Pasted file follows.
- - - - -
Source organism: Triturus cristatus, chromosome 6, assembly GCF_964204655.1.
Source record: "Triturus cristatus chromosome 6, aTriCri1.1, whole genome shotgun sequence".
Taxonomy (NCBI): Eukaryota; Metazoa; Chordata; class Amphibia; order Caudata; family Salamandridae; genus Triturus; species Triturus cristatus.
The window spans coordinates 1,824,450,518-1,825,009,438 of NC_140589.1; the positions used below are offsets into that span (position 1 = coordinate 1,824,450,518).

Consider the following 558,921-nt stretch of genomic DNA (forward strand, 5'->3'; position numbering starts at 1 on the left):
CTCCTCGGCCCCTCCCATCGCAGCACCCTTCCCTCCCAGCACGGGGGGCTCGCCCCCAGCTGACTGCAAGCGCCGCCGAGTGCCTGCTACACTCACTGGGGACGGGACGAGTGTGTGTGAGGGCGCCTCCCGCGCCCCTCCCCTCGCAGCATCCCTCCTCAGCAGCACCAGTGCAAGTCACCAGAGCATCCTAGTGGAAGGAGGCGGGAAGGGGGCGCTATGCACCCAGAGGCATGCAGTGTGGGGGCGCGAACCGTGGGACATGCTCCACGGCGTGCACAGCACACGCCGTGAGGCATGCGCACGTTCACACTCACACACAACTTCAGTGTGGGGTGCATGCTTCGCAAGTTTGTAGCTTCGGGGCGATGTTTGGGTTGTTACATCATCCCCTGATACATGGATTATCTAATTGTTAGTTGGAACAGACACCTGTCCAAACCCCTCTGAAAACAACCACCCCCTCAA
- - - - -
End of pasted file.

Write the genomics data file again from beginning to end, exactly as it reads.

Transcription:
Source organism: Triturus cristatus, chromosome 6, assembly GCF_964204655.1.
Source record: "Triturus cristatus chromosome 6, aTriCri1.1, whole genome shotgun sequence".
Taxonomy (NCBI): Eukaryota; Metazoa; Chordata; class Amphibia; order Caudata; family Salamandridae; genus Triturus; species Triturus cristatus.
The window spans coordinates 1,824,450,518-1,825,009,438 of NC_140589.1; the positions used below are offsets into that span (position 1 = coordinate 1,824,450,518).

Consider the following 558,921-nt stretch of genomic DNA (forward strand, 5'->3'; position numbering starts at 1 on the left):
CTCCTCGGCCCCTCCCATCGCAGCACCCTTCCCTCCCAGCACGGGGGGCTCGCCCCCAGCTGACTGCAAGCGCCGCCGAGTGCCTGCTACACTCACTGGGGACGGGACGAGTGTGTGTGAGGGCGCCTCCCGCGCCCCTCCCCTCGCAGCATCCCTCCTCAGCAGCACCAGTGCAAGTCACCAGAGCATCCTAGTGGAAGGAGGCGGGAAGGGGGCGCTATGCACCCAGAGGCATGCAGTGTGGGGGCGCGAACCGTGGGACATGCTCCACGGCGTGCACAGCACACGCCGTGAGGCATGCGCACGTTCACACTCACACACAACTTCAGTGTGGGGTGCATGCTTCGCAAGTTTGTAGCTTCGGGGCGATGTTTGGGTTGTTACATCATCCCCTGATACATGGATTATCTAATTGTTAGTTGGAACAGACACCTGTCCAAACCCCTCTGAAAACAACCACCCCCTCAA